Visiting Zion in April

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Visiting Zion in April

Learn all about what to expect visiting Zion National Park in April

Updated: 10/12/22

April is a great time to visit Zion National Park. The valley of Zion Canyon is lush with green flora, the Virgin River is rushing quick and clean, and wildlife is frolicking in the warm sun. There are many benefits to visiting Zion in April, as well as some drawbacks. If you are able to visit the park in April, you are sure to have a fantastic trip, and leave with an appreciation for the beauty and magnitude of Zion.

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Benefits of Visiting Zion in April

The biggest benefit of visiting Zion in April is the breathtaking scenery. The classic red, pink, and cream rocks of Zion contrasted against the lush green cottonwoods, junipers, grasses, and other plants is simply stunning. As the snow melts at high elevation, the Virgin River is fed with clean, aqua blue water, creating another beautiful contrast in the valley. Early wildflowers pop out in the spring and make for beautiful colors in the canyon as well. It is truly breathtaking in Zion in the spring. The lighting of early spring can create marvelous sunrises and sunsets, and is a great time of year for photography. Wildlife is also out and about more in April than it has been earlier in the year. Reptiles, amphibians, and small mammals will be out and more active as well as some of the larger animals being willing to spend more energy on play instead of conserving it for warmth. It is calving season for mule deer in the park, so keep your eyes peeled for fawns and other young ones.

Another perk of Zion in April compared to earlier in the year is that hiking is much more accessible and is in fact ideal in April. With the snow melted, the trails are open and accessible without winter gear or experience. This opens up one of the biggest activities in the park: hiking to some of the more remote areas that you can’t drive to. Hiking is truly world class in Zion and you will not regret the opportunity to do some of the more challenging hikes that were unavailable in winter. Angels Landing Via Scout Lookout is one of the most famous trails in the Park and is typically accessible by April. It does require permits however and they can be very competitive to get, so make sure you plan ahead and do your research or book a trip with a guiding company to do this day hike where permits are included. A related benefit to April in Zion is that you no longer have to deal with the winter weather that you would earlier in the year. Winter requires more gear and expertise to even visit the park, never mind hike or canyoneer, but April opens up many more opportunities. While it can still be chilly at night, camping is a more pleasant option and does not require snow gear. Backpacking is also opening up to more people as crampons and microspikes are no longer required and you can travel with three season tents. April is truly spectacular in Zion as all the best factors collide into a single month.

Drawbacks of Visiting in APril

One of the biggest drawbacks of visiting Zion in April is that spring break crowds start to arrive as the month progresses. Spring, summer and early fall are the busiest seasons in Zion, and you will begin to see the crowds in April. This means long lines for shuttle buses, overcrowded services, and peak season accommodation rates and availability. Anyone who has tried to plan a last-minute trip to Zion during peak season knows how fast accommodations book up. You will have to plan your trip months in advance in order to get accommodations at all, even outside the park. And if you do find any accommodations available, you will have to shell out peak season prices for them, as lodges and hotels know that this is when the busy season begins. Another drawback is that the weather can be unpredictable in April. While it will always be better than winter, April can still see snow at higher elevations that make trails inaccessible without winter gear. You might also find it to rain frequently in April, perhaps more frequently than you would like. Related to this, the high snowmelt levels due to the warmth of spring will make rivers and streams rise. This often results in the closure of the Narrows due to high water levels and strong currents. This hike is one of the most iconic in the park and some visitors feel as though they have missed out if they don’t get a chance to hike it. Another drawback is that you will not be able to drive your private vehicle through the canyon this time of year, but will have to take shuttle buses past Canyon Junction, which can make your schedule more confined and travel more of a headache as you wait in line for the next bus.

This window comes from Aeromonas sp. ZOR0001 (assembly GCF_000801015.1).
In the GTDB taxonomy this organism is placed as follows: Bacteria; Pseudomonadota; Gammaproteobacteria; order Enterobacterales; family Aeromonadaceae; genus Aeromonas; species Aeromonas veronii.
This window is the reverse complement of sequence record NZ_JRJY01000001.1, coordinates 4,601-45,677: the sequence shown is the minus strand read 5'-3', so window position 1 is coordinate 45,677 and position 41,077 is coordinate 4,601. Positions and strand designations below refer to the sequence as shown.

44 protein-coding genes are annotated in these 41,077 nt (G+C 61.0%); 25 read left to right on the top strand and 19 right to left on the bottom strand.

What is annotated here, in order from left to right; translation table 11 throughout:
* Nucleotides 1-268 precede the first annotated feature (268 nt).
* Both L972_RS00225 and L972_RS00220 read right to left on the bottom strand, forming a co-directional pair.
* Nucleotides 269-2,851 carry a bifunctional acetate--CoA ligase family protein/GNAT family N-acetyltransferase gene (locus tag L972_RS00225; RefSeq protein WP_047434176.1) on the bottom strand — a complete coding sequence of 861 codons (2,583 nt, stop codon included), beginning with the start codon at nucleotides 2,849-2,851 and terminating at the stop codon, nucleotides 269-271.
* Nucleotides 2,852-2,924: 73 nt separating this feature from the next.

Overall however, April is simply a great time to visit. Your biggest drawback by far will be that everyone else also knows that it’s a great time to visit. If spring or summer is the only time of year that you can make it to Zion, here are some tips to avoid the crowds:

1. Get to the Park Early: The earlier you get to Zion, the more likely you are to get a parking spot, and the more of the park you have to yourself before the crowds arrive.

2. Visit Kolob Canyons: The Zion Canyon is small and crowded—since most visitors spend the majority of their time there. Kolob Canyons, on the other hand, are in a more isolated area of the park, provide incredible and unique views, and are much less travelled.